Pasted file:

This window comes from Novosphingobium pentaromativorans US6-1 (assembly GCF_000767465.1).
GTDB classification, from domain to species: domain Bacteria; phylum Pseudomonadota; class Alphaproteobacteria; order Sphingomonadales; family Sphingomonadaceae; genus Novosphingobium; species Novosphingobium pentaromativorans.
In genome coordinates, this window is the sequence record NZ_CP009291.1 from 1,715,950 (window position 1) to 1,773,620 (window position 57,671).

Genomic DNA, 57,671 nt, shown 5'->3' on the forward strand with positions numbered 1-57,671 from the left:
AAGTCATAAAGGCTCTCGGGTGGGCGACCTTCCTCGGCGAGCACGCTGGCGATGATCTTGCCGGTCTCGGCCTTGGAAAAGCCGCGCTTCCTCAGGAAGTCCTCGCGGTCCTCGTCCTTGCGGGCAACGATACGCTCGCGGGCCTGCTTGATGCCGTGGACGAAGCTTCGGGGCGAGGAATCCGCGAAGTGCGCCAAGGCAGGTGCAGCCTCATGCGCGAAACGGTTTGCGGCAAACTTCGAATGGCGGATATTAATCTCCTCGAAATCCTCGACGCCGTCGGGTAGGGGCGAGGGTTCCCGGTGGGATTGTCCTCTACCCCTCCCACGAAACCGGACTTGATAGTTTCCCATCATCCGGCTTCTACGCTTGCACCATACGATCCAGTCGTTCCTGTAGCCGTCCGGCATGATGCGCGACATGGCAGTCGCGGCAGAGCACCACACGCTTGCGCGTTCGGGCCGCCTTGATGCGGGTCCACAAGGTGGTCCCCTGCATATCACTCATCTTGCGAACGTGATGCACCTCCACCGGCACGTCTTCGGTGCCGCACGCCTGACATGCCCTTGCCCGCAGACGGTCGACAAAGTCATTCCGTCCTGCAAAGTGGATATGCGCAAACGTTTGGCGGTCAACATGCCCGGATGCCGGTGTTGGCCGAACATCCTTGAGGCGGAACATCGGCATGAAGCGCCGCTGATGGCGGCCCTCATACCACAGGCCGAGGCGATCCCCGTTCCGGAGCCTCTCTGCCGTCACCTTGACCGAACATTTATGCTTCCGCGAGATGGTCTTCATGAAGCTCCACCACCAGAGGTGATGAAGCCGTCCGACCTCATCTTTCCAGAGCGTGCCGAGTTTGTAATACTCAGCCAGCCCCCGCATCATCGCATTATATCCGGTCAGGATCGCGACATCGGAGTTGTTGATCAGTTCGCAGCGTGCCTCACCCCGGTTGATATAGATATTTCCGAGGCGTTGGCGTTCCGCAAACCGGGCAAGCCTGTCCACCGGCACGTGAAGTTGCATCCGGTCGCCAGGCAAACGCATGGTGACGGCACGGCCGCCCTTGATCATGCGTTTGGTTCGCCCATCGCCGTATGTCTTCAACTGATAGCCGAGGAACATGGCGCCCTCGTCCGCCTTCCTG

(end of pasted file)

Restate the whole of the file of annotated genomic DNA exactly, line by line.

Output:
This window comes from Novosphingobium pentaromativorans US6-1 (assembly GCF_000767465.1).
GTDB classification, from domain to species: domain Bacteria; phylum Pseudomonadota; class Alphaproteobacteria; order Sphingomonadales; family Sphingomonadaceae; genus Novosphingobium; species Novosphingobium pentaromativorans.
In genome coordinates, this window is the sequence record NZ_CP009291.1 from 1,715,950 (window position 1) to 1,773,620 (window position 57,671).

Genomic DNA, 57,671 nt, shown 5'->3' on the forward strand with positions numbered 1-57,671 from the left:
AAGTCATAAAGGCTCTCGGGTGGGCGACCTTCCTCGGCGAGCACGCTGGCGATGATCTTGCCGGTCTCGGCCTTGGAAAAGCCGCGCTTCCTCAGGAAGTCCTCGCGGTCCTCGTCCTTGCGGGCAACGATACGCTCGCGGGCCTGCTTGATGCCGTGGACGAAGCTTCGGGGCGAGGAATCCGCGAAGTGCGCCAAGGCAGGTGCAGCCTCATGCGCGAAACGGTTTGCGGCAAACTTCGAATGGCGGATATTAATCTCCTCGAAATCCTCGACGCCGTCGGGTAGGGGCGAGGGTTCCCGGTGGGATTGTCCTCTACCCCTCCCACGAAACCGGACTTGATAGTTTCCCATCATCCGGCTTCTACGCTTGCACCATACGATCCAGTCGTTCCTGTAGCCGTCCGGCATGATGCGCGACATGGCAGTCGCGGCAGAGCACCACACGCTTGCGCGTTCGGGCCGCCTTGATGCGGGTCCACAAGGTGGTCCCCTGCATATCACTCATCTTGCGAACGTGATGCACCTCCACCGGCACGTCTTCGGTGCCGCACGCCTGACATGCCCTTGCCCGCAGACGGTCGACAAAGTCATTCCGTCCTGCAAAGTGGATATGCGCAAACGTTTGGCGGTCAACATGCCCGGATGCCGGTGTTGGCCGAACATCCTTGAGGCGGAACATCGGCATGAAGCGCCGCTGATGGCGGCCCTCATACCACAGGCCGAGGCGATCCCCGTTCCGGAGCCTCTCTGCCGTCACCTTGACCGAACATTTATGCTTCCGCGAGATGGTCTTCATGAAGCTCCACCACCAGAGGTGATGAAGCCGTCCGACCTCATCTTTCCAGAGCGTGCCGAGTTTGTAATACTCAGCCAGCCCCCGCATCATCGCATTATATCCGGTCAGGATCGCGACATCGGAGTTGTTGATCAGTTCGCAGCGTGCCTCACCCCGGTTGATATAGATATTTCCGAGGCGTTGGCGTTCCGCAAACCGGGCAAGCCTGTCCACCGGCACGTGAAGTTGCATCCGGTCGCCAGGCAAACGCATGGTGACGGCACGGCCGCCCTTGATCATGCGTTTGGTTCGCCCATCGCCGTATGTCTTCAACTGATAGCCGAGGAACATGGCGCCCTCGTCCGCCTTCCTG